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I am listing neuropathic pain therapies that are non-conventional below because there are few, if any, effective conventional neuropathic pain therapies.
I am a long-term survivor of cancer. CIPN is one of the most difficult side effects there is in my experience.
Which brings me to the reason for writing this post. According to research, more than 70% of myeloma patients struggle with chemotherapy-induced peripheral neuropathy (CIPN), yet few effective therapies exist. So when I come across studies like the one linked and excerpted below, that talk about effective CIPN therapies, I write about them.
I am including the list of non-conventional CIPN therapies in case there is one or more therapies that you don’t know about.
Neuropathic pain is a type of chronic pain that results from damage or dysfunction of the nervous system. While conventional treatments such as medications (antidepressants, anticonvulsants), physical therapy, and nerve blocks are commonly used, there are also some non-conventional therapies that some individuals find beneficial. It’s important to note that the effectiveness of these approaches can vary from person to person, and it’s advisable to consult with a healthcare professional before trying any new treatments. Here are some non-conventional therapies for neuropathic pain:
Are you a cancer survivor who struggles with nerve pain? If you would like to learn more about anti-cancer nutritional supplementation send me an email- David.PeopleBeatingCancer@gmail.com
Hang in there,
“Among the most difficult types of pain to alleviate is neuropathic pain, pain that is usually caused by damage to nerves in various body tissues, including skin, muscle and joints. It can cause patients to suffer feelings like electric shocks, tingling, burning or stabbing. Diabetes, multiple sclerosis, chemotherapy drugs, injuries and amputations have all been associated with neuropathic pain, which is often chronic, sometimes unrelenting and affects millions of people worldwide. Many of the available pain medications are only moderately effective at treating this type of pain and often come with serious side effects, as well as risk of addiction…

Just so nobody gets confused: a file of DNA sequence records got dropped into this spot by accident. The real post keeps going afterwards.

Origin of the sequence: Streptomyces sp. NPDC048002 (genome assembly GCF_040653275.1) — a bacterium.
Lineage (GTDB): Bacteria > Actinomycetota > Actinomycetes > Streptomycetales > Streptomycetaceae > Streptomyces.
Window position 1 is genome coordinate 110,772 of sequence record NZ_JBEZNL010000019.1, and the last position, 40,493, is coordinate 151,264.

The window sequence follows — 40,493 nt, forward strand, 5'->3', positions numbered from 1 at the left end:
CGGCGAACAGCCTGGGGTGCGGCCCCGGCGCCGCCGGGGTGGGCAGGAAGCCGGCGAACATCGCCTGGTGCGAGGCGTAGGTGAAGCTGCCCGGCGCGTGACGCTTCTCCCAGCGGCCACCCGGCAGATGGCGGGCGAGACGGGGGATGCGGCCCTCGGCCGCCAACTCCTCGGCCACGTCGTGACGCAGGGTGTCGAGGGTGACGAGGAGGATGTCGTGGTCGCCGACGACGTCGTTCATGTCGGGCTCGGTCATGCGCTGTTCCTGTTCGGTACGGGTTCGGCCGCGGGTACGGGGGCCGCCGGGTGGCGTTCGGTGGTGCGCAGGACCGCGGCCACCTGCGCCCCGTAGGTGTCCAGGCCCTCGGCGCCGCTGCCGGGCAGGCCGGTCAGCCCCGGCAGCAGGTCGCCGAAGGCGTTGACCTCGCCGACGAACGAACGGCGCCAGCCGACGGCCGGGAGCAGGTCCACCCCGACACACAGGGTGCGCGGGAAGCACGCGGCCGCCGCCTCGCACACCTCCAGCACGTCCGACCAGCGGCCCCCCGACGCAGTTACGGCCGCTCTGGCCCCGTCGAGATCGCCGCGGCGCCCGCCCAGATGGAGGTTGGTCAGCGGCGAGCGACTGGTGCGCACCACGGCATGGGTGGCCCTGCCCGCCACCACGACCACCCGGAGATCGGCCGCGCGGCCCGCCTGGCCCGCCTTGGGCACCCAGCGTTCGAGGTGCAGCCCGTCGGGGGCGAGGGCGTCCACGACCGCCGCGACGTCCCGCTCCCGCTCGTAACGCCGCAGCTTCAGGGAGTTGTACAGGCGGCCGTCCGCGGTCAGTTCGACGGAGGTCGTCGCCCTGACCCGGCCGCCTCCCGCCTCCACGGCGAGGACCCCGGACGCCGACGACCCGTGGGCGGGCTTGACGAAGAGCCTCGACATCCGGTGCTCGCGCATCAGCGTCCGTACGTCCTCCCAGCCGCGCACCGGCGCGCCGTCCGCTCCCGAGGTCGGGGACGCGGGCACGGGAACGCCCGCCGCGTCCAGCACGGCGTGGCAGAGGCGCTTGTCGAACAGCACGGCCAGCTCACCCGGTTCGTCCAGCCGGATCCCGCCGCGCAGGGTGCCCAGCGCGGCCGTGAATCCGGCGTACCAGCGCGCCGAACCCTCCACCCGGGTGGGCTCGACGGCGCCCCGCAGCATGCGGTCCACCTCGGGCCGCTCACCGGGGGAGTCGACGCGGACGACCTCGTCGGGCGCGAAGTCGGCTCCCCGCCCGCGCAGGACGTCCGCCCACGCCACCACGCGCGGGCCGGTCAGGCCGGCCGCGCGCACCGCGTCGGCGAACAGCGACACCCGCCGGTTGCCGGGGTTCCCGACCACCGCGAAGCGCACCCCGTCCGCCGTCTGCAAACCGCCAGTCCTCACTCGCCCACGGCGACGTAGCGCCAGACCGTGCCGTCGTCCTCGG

“We found it to be an effective painkiller, and the effects were rather long-lived,” said Stephen Martin, the June and J. Virgil Waggoner Regents Chair in Chemistry at The University of Texas at Austin and co-corresponding author of the paper. “When we tested it on different models, diabetic neuropathy and chemotherapy-induced neuropathy, for example, we found this compound has an incredible beneficial effect…”
The new compound, dubbed FEM-1689, does not engage opioid receptors in the body, making it a possible alternative to existing pain medications linked to addiction. In addition to reducing sensitivity, the compound can help regulate the integrated stress response (ISR), a network of cellular signaling that helps the body respond to injuries and diseases. When well regulated, the ISR restores balance and promotes healing. When it goes awry, the ISR can contribute to diseases such as cancer, diabetes and metabolic disorders…”
“Significance- Neuropathic pain is a major medical problem that is poorly treated with existing therapeutics. Our findings demonstrate that targeting σ2R/TMEM97 with a modulator reduces pain hypersensitivity in a mouse model with exquisite selectivity.
We also identify integrated stress response (ISR) inhibition as a potential mechanism of action that links the receptor to cellular signaling events that have preclinical and clinical validation for pain relief. Our work suggests that σ2R/TMEM97 can be selectively engaged by specific small molecules to produce ISR inhibition in a subset of cells that are critical for neuropathic pain. σ2R/TMEM97-targeted therapeutics thus have the potential to offer effective pain relief without engagement of opioid receptors…
We and others have shown that σ2R/TMEM97 ligands alleviate mechanical hypersensitivity in mouse neuropathic pain models with a time course wherein maximal antinociceptive effect is approximately 24 h following dosing. We sought to understand this unique antineuropathic pain effect by addressing two key questions:
These results validate σ2R/TMEM97 as a promising target for further development for the treatment of neuropathic pain…
Management of neuropathic pain is a major clinical challenge because available drugs not only have limited efficacy, but they also elicit serious side effects…